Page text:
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The Republican labor-shortage fix looks like a bust

·Senior Columnist
·4 min read

Republican governors thought they had some deft counterprogramming with a strategy to spur workers back to their jobs: At least 25 GOP governors canceled federal jobless benefits for their citizens before the program expires in September.

That was supposed to eliminate the incentive to stay home and collect benefits, while helping businesses lure badly needed workers. It also gave Republicans a pro-business policy alternative to the expansive government President Biden and Congressional Democrats are pushing.

A 'Help Wanted' sign is posted beside Coronavirus safety guidelines in front of a restaurant in Los Angeles, California on May 28, 2021. - Following over a year of restrictions due to the coronavirus pandemic, many jobs at restaurants, retail stores and bars remain unfilled, despite California's high unemployment rate, causing some owners to fear they will not be able to fully reopen by the June 15th date California has given for a full reopening of the economy. (Photo by Frederic J. BROWN / AFP) (Photo by FREDERIC J. BROWN/AFP via Getty Images)
A 'Help Wanted' sign is posted beside Coronavirus safety guidelines in front of a restaurant in Los Angeles, California on May 28, 2021. (Photo by Frederic J. BROWN / AFP)

But the Republican plan doesn’t seem to be working. As data comes in, there’s scant evidence that canceling the extra $300 per week federal jobless payment is boosting employment in Republican-led states. “There is little sign that workers are flooding back into the labor market in states where unemployment benefits have been cut,” Moody’s Analytics explained in a July 15 analysis. “The preponderance of evidence suggests that reduced benefits are not the cure for worker shortages.”

Moody’s Analytics looked at four different sets of data, including weekly unemployment claims, Google mobility data, job search trends and small-business payrolls. There’s some evidence red states are recovering economically faster than blue states—but that has been the trend all year and hasn’t changed since red states began canceling jobless benefits. One reason may be that blue states tend to have more big cities that continue to struggle with residual Covid outbreaks, such as Los Angeles.

First-time claims for state-based unemployment insurance, for instance, fell 22% in blue states from May 2 through July 10, and 35% in red states during the same time period. That makes it seem as if employment has been recovering faster in red states as governors have been canceling federal jobless aid. But the gap between red and blue states was the same from February through May, before any Republican governors began killing benefits. So there’s been no change since the governors blocked those $300 weekly checks. 

[Did you lose federal unemployment benefits? Please tell us how it affected you.]

Job search firm Indeed found that search activity ticked upward after a few of the first Republican states announced they would be ending federal jobless aid. But that trend reversed, and last month Indeed reported that job-search activity in 12 GOP states that cut off jobless benefits was lower than it had been earlier in the year. “It is unclear why search activity is below the baseline in states where federal benefits have ended,” Indeed economist Jed Kolko wrote. “If overly generous federal UI benefits were holding back job seekers, then we would expect search activity to increase, relative to the national trend, in states where those benefits have ended.”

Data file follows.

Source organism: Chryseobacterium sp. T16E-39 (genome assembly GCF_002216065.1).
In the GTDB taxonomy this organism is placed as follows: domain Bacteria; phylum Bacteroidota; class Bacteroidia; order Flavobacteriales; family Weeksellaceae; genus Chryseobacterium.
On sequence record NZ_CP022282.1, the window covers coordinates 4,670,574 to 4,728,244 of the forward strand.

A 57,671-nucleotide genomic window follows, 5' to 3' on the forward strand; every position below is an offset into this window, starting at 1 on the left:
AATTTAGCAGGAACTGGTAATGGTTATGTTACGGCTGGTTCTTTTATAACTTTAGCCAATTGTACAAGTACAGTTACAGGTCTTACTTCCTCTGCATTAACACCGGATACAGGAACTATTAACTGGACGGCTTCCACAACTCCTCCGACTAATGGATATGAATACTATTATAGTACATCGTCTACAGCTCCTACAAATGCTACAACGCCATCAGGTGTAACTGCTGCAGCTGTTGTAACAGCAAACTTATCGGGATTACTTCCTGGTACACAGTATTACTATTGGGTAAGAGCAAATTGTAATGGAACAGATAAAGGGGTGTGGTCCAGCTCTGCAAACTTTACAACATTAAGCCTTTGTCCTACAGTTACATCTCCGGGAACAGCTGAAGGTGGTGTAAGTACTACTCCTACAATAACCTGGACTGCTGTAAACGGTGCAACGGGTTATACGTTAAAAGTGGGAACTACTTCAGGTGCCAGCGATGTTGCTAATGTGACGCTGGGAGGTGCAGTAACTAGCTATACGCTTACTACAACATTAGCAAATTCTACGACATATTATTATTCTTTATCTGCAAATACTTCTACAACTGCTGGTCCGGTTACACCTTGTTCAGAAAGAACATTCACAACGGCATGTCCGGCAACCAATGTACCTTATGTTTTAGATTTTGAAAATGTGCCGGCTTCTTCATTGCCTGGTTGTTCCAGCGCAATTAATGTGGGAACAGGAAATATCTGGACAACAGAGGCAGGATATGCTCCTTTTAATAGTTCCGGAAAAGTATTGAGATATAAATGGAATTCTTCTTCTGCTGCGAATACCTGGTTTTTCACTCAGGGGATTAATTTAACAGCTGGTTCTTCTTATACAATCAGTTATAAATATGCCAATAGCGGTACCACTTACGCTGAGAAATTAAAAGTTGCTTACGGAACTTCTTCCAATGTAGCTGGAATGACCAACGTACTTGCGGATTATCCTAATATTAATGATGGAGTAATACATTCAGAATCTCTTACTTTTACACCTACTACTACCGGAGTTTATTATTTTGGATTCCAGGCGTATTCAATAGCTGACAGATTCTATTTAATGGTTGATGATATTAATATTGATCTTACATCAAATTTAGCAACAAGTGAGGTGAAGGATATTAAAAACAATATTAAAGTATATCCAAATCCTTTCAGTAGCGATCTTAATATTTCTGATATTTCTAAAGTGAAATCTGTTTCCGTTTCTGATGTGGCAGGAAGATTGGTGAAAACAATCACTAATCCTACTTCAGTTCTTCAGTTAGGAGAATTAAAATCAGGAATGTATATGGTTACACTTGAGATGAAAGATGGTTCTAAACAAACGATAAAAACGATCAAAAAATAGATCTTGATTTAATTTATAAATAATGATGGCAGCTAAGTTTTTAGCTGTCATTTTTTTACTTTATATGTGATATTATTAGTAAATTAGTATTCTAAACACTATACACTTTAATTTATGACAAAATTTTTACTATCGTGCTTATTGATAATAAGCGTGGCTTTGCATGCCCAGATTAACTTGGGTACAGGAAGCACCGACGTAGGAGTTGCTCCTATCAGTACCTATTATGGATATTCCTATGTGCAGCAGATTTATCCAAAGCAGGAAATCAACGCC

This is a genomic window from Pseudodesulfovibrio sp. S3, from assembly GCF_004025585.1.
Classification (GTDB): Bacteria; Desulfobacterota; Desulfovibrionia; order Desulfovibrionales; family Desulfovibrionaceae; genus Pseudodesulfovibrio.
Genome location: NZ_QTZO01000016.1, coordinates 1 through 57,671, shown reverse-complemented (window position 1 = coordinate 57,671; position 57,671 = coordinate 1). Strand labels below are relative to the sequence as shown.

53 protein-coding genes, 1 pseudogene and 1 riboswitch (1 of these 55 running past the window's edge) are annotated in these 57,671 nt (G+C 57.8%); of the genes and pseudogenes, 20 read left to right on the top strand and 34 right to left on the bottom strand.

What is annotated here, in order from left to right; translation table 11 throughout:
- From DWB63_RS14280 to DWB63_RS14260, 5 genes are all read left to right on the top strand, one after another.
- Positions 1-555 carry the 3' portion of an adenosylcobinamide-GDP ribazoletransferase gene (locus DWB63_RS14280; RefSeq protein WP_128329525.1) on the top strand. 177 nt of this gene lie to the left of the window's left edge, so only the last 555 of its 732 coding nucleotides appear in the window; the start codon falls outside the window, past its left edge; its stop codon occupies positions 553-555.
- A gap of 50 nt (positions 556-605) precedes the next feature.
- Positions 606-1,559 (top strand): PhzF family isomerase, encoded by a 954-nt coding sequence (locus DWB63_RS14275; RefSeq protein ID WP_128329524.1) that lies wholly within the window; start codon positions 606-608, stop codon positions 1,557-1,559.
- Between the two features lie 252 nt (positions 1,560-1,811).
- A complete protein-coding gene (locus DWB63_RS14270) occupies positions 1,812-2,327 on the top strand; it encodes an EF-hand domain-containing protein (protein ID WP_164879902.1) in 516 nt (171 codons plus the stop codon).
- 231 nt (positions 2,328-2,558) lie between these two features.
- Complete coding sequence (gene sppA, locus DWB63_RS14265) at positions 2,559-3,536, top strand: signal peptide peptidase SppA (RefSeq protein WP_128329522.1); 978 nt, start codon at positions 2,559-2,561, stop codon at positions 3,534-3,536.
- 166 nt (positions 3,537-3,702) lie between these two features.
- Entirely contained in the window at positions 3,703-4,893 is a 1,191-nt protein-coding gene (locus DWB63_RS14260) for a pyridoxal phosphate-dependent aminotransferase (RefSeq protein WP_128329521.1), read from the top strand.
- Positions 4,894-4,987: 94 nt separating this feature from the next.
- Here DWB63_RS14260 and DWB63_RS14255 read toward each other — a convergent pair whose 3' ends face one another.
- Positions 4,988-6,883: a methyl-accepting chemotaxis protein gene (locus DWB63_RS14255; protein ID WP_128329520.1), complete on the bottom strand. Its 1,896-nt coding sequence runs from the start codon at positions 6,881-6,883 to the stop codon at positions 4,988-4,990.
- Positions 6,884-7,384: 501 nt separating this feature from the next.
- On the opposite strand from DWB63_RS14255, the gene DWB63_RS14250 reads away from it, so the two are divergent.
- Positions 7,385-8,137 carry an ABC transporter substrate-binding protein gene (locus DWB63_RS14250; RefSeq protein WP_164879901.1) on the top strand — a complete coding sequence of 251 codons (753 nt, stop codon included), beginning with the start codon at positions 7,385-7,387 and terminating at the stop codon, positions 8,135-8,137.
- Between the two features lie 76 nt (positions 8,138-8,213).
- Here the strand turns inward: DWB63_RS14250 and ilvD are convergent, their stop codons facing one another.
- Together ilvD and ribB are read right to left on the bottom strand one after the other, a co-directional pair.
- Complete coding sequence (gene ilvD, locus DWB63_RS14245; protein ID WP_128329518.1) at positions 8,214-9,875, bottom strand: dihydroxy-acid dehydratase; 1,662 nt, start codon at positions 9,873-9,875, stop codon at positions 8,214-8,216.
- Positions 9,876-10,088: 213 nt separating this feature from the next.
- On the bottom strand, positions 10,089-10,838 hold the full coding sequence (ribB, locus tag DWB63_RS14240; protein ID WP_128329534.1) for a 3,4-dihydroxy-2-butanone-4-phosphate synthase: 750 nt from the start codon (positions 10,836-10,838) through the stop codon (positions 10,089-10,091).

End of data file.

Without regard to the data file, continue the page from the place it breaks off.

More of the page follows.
In 13 other states ending the benefits later, job-search activity was a bit above the national trend in late June. That may reverse, too, however.

Oxford Economics examined the income consequences for people losing jobless aid in red states, and found that about 1 million people will lose the $300 weekly benefit once cancellations have gone into effect in all red states. That represents about $1.2 billion in collective lost income per week. While not huge compared with the overall economy, it's probably enough to offset anything gained from spurring people back to work. “Benefits discontinuation may end up doing more bad on the personal income ledger than good on the employment ledger of the economy,” chief US economist Gregory Daco wrote on July 14.

There are probably some people who are sitting out the job market because they make more in jobless aid than they would from working. But research has consistently found this to be a much smaller slice of the unemployed than Republicans typically acknowledge. A recent Morning Consult survey found that only 13% of unemployed Americans are jobless because benefits pay more. Other big reasons people aren’t working: child-care obligations, ongoing fears about Covid in the workplace, health limitations and lousy work options.

A June study by the Federal Reserve Bank of San Francisco found that only one worker out of seven is likely to turn down a job offer because of the current $300 per week federal benefit. That’s nearly the same portion as in the Morning Consult survey.

The federal benefit expires at the beginning of September, so if it is depressing hiring, that effect won’t last much longer. And some recipients who lost benefits will get them back. After cancelling the benefit, Maryland and Indiana reinstated it in the wake of lawsuits. Similar suits are pending in Texas and Ohio, which could force the reinstatement of federal jobless aid there. Those GOP governors will probably still claim they’ve helped businesses recover by nudging people back to work. Not really. 

Rick Newman is the author of four books, including "Rebounders: How Winners Pivot from Setback to Success.” Follow him on Twitter: @rickjnewman. You can also send confidential tips, and click here to get Rick’s stories by email.

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